ISBN: 1 872598 09 9
This colourful guide presents the story of life in Lewis and Harris from the appearance of the first stone age hunter-gatherers up to 10,000 years ago, to the crofters of the last century. It offers a vivid account of the development of the islands, suggesting some of the most rewarding places to visit and providing clear descriptions of each site.
Dr Christopher Burgess has been County Archaeologist at Northumberland County Council since 2002, but for many years has led campaigns of archaeological survey and investigation in the Outer Hebrides and especially in Lewis, leading to significant advances in our understanding of the human landscape of the islands.
A Register of Emigrant Families from the Western Isles of Scotland to the Prairie Provinces of Canada
Includes information on emigrants to Alberta, Saskatchewan and Manitoba including the Killarney, Saltcoats, Wapella and Clandonald settlements from Lewis, Harris the Uists, Benbecula and Barra. Read the rest of this entry »
This book, dealing with the historical background to various items of interest connected with the Churches at Northton and Scarista, is the fourth in a series looking at various historical sites in the Western Isles.
ISBN: 1 872598 15 3
The landscape of the Outer Hebrides, with its stark cliffs, ghostly mists and lonely beaches, has become a definitive character of Peter May’s Lewis trilogy. In Hebrides, readers will accompany him on an odyssey in prose and images, through a history of the Vikings’ ‘Long Island’ and his own deep personal connection with the islands that influenced his bestselling work.
Travelling as if alongside his protagonist Fin Macleod, he describes the island life – as bewitching as it is treacherous – his encounter with the bird-hunters of Sula Sgeir, the savage seas of Ness and the churches of Eriskay. With extracts from the trilogy and specially commissioned photographs, this book places his writing and characters within the land that gave them form.
Paul Murton has spent half a lifetime exploring some of the most beautiful islands in the world – the Hebrides. He has travelled the length and breadth of Scotland’s rugged west coast and sailed to over eighty islands.
From the lush shores of Gigha to the towering cliffs of St Kilda, he explores the islands’ breathtaking scenery and and introduces their colourful history, culture, myths and legends. He also meets some of the people who live there and make the Hebrides tick, from crofters, fisherman, tweed waulkers and clan chiefs to peat cutters, gin distillers, black pudding makers and even a parrot rescuer.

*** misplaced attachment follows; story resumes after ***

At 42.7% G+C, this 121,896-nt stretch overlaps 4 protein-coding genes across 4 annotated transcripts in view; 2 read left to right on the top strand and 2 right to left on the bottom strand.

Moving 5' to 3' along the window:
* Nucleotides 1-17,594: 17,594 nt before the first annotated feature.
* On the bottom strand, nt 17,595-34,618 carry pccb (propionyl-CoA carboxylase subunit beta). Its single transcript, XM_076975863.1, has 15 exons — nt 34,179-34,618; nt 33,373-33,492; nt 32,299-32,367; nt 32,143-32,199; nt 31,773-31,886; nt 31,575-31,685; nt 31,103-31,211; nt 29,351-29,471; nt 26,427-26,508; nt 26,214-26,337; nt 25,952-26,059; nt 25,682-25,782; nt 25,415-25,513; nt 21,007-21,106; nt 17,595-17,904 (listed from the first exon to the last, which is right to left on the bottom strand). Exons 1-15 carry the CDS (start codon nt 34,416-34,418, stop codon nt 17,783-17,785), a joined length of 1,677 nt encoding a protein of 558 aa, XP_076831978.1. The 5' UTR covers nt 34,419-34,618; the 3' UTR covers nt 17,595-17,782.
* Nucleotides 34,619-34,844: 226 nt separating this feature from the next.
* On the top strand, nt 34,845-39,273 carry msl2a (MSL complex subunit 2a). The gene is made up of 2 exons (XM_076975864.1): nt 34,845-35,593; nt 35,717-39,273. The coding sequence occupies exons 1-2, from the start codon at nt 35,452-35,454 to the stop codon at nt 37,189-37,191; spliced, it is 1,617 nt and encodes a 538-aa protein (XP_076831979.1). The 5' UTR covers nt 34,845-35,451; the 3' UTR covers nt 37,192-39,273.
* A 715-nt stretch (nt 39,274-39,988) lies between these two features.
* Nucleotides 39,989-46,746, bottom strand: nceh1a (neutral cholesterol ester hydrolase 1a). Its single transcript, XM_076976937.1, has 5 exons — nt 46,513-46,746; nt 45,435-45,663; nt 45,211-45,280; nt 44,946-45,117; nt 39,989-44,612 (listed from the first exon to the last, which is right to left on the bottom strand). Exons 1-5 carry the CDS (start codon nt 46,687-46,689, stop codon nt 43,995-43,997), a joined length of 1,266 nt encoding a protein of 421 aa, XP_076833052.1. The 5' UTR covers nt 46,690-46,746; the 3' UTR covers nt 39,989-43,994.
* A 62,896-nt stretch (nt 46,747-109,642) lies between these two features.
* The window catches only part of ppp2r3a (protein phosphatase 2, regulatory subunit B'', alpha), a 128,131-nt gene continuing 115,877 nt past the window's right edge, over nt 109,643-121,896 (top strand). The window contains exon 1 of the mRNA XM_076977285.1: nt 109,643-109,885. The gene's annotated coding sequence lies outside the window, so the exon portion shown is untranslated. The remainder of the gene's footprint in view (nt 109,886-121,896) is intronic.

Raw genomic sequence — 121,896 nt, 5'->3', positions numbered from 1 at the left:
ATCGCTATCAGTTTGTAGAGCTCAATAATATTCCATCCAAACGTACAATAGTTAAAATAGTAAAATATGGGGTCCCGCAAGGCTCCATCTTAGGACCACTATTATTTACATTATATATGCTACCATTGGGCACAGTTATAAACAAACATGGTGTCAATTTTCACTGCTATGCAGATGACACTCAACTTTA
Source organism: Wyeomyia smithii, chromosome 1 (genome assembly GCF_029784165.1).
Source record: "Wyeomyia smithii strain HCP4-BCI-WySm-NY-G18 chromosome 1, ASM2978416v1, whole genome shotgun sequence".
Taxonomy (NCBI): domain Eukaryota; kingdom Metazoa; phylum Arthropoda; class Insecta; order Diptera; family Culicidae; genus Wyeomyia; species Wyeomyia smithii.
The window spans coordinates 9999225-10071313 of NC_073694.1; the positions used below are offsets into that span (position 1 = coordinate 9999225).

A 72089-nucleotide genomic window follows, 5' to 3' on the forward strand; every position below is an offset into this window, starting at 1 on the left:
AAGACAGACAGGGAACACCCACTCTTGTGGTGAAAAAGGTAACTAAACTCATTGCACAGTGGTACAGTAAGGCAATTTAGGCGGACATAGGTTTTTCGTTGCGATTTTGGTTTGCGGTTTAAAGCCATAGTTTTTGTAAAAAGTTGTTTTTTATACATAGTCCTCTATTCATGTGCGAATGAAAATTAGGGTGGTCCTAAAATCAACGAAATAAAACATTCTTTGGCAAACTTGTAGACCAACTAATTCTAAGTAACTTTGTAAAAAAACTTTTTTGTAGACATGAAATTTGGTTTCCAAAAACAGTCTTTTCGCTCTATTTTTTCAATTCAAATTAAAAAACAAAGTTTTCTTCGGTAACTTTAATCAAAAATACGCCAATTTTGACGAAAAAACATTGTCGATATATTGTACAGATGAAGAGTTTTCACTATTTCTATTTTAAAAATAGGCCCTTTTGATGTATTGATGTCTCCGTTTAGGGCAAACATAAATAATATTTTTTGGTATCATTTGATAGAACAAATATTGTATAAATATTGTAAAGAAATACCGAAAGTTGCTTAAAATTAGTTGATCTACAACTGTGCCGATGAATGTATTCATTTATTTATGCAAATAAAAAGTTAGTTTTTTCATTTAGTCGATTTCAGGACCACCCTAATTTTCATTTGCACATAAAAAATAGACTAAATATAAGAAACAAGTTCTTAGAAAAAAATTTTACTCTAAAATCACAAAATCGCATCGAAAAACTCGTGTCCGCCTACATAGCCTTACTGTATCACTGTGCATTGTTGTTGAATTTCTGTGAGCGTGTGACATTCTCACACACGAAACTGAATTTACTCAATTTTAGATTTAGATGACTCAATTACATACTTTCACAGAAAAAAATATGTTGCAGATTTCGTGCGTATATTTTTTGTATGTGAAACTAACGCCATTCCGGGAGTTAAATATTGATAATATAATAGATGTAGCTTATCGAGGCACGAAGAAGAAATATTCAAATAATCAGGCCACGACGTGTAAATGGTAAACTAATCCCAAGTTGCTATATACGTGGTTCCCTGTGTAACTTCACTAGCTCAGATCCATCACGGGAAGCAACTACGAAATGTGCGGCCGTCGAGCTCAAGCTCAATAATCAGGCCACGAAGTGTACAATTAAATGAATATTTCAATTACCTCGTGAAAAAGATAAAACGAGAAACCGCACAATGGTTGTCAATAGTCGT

Listed by destination. This volume gives details of over 300 emigrant families whose destination has been discovered, in addition to over 100 other families who are known to have left Harris, but whose destination is as yet unknown. 87 pages.
ISBN: 1 872598 10 2
In 1918, as the First World War was drawing to a close, the eminent liberal industrial Lord Leverhulme bought – lock, stock and barrel – the Hebridean island of Lewis. His intention was to revolutionise the lives and environments of its 30,000 people, and those of neighbouring Harris, which he shortly added to his estate. For the next five years a state of conflict reigned in the Hebrides. Island seamen and servicemen returned from the war to discover a new landlord whose declared aim was to uproot their identity as independent crofter/fishermen and turn them into tenured wage-owners. They fought back, and this is the story of that fight. The confrontation resulted in riot and land seizure and imprisonment for the islanders and the ultimate defeat for one of the most powerful men of his day. The Soap Man paints a beguiling portrait of the driven figure of Lord Leverhulme, but also looks for the first time at the infantry of his opposition: the men and women of Lewis and Harris who for long hard years fought the law, their landowner, local business opinion and the entire media, to preserve the settled crofting population of their islands.
A Description of the Western Islands of Scotland Circa 1695 and a Late Voyage to St Kilda: Description of the Occidental i.e. Western Islands of Scotland
One of the greatest travellers in Scotland, Martin Martin was also a native Gaelic speaker. This text offers his narrative of his journey around the Western Isles, and a mine of information on custom, tradition and life. Martin Martin’s wrote before the Jacobite rebellions changed the way of life of the Highlander irrevocably. The volume includes the earliest account of St Kilda, first published in 1697 and Sir Donald Monro, High Dean of the Isles, account written in 1549 which presents a record of a pastoral visit to islands still coping with the aftermath of the fall of the Lords of the Isles.
William MacGillivray was just 21, on the verge of a career as an outstanding naturalist and bird artist, when he left Aberdeen to spend a year at his childhood home at Northton in Harris. In that year he kept a detailed journal that provides a rare insight into the rural life of 19th century Scotland, especially of the Outer Isles. Running through the journal is his love of natural history. He wrote about the birds and plants he saw and made detailed descriptions of them.
This book, dealing with the historical background to various items of interest connected with the offshore island of Taransay. 44 pages.
ISBN: 1 872598 27 7
St Kilda is the most romanticised group of islands in Europe. Soaring out of the North Atlantic Ocean like Atlantis come back to life, the islands have captured the imagination of the outside world for hundreds of years. Their inhabitants were long considered to be the Noble Savages of the British Isles, living in a state of natural grace.